Torus Sketch


Place your mouse cursor over the square grid on the left. Click and hold while moving the mouse to draw. The "corresponding" path will also be drawn in the torus canvas.

Click on the palette to select the pen color. The arrow keys rotate the view in the torus canvas. The z-x keys translate the domain horizontally. The c-v keys translate the domain vertically.

Mathematical Explanation

Familiarly, a torus is a mathematical model of the surface of a doughnut. Alternatively, a torus is a two-dimensional universe where every point has infinitely many avatars placed at the grid points of a square lattice. In this "video-game" view, the torus is constructed from a unit square by gluing the left edge to the right edge by rolling the square into a cylinder, and then similarly gluing the top edge to the bottom edge. To achieve this gluing physically in Euclidean three-space we can cheat by flattening the cylinder into a "double rectangle" with attached (long) sides and open (short) ends and rolling up this rectangle into a "quadruple square." In Euclidean four-space, however, the gluing is accomplished honestly by the mapping \[ \mathbf{x}(u, v) = \tfrac{1}{\sqrt{2}} (\cos(2\pi u), \sin(2\pi u), \cos(2\pi v), \sin(2\pi v)). \] (The components are scaled so the image lies in the unit sphere in four-space.) The component functions are $2\pi$-periodic, and two pairs $(u, v)$ and $(u', v')$ map to the same value if and only if their difference $(u - u', v - v')$ is a pair of integers. This occurs if and only if $(u, v)$ and $(u', v')$ are avatars of the same point.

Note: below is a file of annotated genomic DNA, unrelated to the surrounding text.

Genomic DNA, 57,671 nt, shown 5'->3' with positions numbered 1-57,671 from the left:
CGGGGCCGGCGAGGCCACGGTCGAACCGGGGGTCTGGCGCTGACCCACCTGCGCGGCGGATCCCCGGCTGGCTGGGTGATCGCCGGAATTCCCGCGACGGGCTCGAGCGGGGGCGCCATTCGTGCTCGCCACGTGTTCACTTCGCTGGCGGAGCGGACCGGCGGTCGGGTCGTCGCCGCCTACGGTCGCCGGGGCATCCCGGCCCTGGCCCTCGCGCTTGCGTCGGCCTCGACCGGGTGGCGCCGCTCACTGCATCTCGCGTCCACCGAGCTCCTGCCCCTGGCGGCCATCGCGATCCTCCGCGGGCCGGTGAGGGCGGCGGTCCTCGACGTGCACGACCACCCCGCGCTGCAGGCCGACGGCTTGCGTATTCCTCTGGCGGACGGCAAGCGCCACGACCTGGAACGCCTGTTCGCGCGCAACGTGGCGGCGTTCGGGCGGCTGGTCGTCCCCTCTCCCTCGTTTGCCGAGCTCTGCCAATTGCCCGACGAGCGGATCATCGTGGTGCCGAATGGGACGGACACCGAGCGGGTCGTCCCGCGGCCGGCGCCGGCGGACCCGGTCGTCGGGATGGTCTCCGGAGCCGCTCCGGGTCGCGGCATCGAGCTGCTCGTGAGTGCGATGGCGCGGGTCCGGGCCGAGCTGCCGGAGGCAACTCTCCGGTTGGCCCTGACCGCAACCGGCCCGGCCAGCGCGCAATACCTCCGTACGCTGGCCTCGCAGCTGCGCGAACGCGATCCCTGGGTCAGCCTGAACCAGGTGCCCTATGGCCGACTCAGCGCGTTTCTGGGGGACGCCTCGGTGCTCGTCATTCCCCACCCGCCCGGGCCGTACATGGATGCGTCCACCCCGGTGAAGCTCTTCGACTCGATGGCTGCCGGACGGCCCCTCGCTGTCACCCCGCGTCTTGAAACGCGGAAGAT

To visualize the flat unit-square torus we map back to Euclidean three-space using stereographic projection from the point $(0, 0, 0, 1)$ of the unit sphere. This mapping is \[ \Pi(x, y, z, w) = \frac{(x, y, z)}{1 - w}. \] The torus in the right-hand canvas is the composition. After canceling factors of $\sqrt{2}$, we have \[ (\Pi \circ \mathbf{x})(u, v) = \frac{(\cos(2\pi u), \sin(2\pi u), \cos(2\pi v))}{\sqrt{2} - \sin(2\pi v)}. \] This parametrization, which differs from that usually seen in multivariable calculus, is conformal: The angle between two crossing curves at a point $p$ in the Euclidean plane is equal to the angle between the image curves in the torus at the point $\Pi(\mathbf{x}(p))$.